At present, if I am looking to move to Champaign-Urbana, I am being told that the only places for my dog and I to go play together unleashed is basically outside of town, next to a waste water treatment plant, in an open field, with very little to offer, except decent sunsets. No! This is not impressive at all, and in fact, sort of embarrassing. It’s probably not going to stop me from moving here, but it isn’t going to be something I tell my favorite Aunt Rita, or my current neighbor, “Angry” John Clavidious, about the reasons I am moving here. I will mention Custard Cup, and Krannert Center, but I will not talk about how Fido is gonna have it made. 

At present, we are not up to date with trends in American culture. 

Fact: your neighbor has an IG account for their dog. You might even have one. And while that is ridiculous, and sort of off-putting, I am OK with it, honestly, and would never tell you that to your face. There’s a lot of things about me that are both ridiculous and off-putting, and frankly, I don’t want to hear your judgments of me. Please just do the normal thing, and talk shit about me behind my back. Thank you. 

a small brown, black, and white dog looks into the camera in a living room

Photo by Anna Longworth. Here is a good boy named Patchie. He is very excited about going to Robeson Park to play with his friends, but when his parents told him that’s not possible, he pooped in the basement and didn’t eat for two days. 

Look, this is not me saying that the current pay-to-play dog parks on the very very very outskirts our our cities aren’t of any value. They are. But to be clear, where my family lives, it was literally a 30-40 minute round trip in a car to get there, and come home, from either spot, when we had a dog.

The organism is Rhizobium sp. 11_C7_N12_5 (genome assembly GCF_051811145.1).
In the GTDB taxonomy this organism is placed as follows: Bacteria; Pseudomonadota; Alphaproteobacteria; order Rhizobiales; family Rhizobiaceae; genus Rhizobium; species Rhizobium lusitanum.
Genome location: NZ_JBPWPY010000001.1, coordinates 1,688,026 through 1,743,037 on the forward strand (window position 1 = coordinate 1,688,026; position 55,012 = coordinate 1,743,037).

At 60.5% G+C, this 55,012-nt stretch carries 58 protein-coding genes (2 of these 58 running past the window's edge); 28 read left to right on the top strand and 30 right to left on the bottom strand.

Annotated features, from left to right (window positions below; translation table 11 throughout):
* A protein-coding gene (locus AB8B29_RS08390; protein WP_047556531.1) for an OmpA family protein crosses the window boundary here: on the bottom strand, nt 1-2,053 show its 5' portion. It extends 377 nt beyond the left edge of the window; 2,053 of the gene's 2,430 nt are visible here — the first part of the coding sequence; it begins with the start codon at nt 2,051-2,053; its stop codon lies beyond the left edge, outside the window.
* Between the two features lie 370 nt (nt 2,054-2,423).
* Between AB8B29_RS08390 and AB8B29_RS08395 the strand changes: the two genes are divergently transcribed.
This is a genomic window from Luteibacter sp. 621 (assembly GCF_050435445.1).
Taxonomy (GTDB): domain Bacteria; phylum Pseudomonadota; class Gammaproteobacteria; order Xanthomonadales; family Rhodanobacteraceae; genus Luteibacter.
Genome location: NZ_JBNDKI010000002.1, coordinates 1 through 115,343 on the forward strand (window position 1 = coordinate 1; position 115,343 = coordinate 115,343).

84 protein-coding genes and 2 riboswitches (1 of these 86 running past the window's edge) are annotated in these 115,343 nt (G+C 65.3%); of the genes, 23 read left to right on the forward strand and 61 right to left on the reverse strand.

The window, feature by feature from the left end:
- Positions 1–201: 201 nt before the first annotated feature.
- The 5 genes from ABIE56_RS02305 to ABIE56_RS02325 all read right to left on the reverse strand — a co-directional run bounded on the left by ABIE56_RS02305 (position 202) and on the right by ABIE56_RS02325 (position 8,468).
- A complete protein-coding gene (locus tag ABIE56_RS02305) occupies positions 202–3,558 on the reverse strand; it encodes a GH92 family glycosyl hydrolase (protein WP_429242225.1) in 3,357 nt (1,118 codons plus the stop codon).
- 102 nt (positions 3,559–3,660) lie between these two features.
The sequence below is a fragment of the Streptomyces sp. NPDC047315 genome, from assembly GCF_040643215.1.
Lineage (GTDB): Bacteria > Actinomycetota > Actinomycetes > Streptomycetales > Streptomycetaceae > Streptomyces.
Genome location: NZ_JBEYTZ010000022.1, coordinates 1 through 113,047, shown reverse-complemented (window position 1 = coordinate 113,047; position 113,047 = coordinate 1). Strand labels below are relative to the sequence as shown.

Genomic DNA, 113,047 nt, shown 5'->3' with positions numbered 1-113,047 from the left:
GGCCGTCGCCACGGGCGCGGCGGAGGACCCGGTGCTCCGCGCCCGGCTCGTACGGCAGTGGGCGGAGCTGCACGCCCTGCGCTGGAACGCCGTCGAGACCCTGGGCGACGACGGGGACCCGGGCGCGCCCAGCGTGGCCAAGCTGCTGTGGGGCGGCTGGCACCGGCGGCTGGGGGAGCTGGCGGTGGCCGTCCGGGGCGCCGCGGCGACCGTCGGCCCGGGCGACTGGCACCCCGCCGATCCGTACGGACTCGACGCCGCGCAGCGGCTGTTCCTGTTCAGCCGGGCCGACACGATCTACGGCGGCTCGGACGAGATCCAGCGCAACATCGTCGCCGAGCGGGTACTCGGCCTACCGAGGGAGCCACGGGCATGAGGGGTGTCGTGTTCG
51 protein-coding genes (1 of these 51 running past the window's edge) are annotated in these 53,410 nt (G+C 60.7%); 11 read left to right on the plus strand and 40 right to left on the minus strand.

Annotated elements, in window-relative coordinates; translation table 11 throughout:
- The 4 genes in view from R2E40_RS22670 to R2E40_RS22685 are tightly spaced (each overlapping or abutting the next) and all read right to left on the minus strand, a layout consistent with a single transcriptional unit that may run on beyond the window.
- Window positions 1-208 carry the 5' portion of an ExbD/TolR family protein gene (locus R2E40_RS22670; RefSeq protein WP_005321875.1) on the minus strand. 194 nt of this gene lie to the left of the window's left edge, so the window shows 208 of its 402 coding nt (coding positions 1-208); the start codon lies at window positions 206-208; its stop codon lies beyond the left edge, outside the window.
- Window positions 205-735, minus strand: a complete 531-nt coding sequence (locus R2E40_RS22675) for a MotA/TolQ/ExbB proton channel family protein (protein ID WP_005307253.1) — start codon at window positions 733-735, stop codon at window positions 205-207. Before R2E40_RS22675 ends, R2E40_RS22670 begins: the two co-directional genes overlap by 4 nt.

That dog, Catuli, who is pictured above as a puppy, is as dead as a doornail now. She is buried in my backyard. She lived a very nice 14.5 years, before we had to put her down earlier this year. We have a decent sized yard that we fenced in for her benefit when we moved here, but Spalding Park, which is just down the block, would have been an optimal spot for us to take her all the year long, and meet up with other folks in the neighborhood.

This neighborhood, in particular, needs those kinds of things to, you know, build better community. That is the primary role of a park district, when you think about it. And while I realize Spalding is up for reconstruction soon, and while it does have some nice, unique amenities, there is a grove of old growth trees inside of it that is essentially useless at the moment. Put up a fence, and invite the people to bring their dogs to this spot. Watch what happens. What? You think it’s not going to be used?

It will be. 

Same goes for dozens of other spots in both cities: adjust the budgets; make it free for the public to utilize. This is not a recommendation. With respect, and in the nicest possible tone of voice through internet writing, this is a gentle command. Do it, please. This should not be hard, and it is not all that radical of an idea. 

After all, I am here to help. Nothing more. 

Top image by Justine Fein-Bursoni. Catuli would have loved to be walked to West Side Park to play with some friends. But she is dead now, and never got a chance to do that.  

Related Articles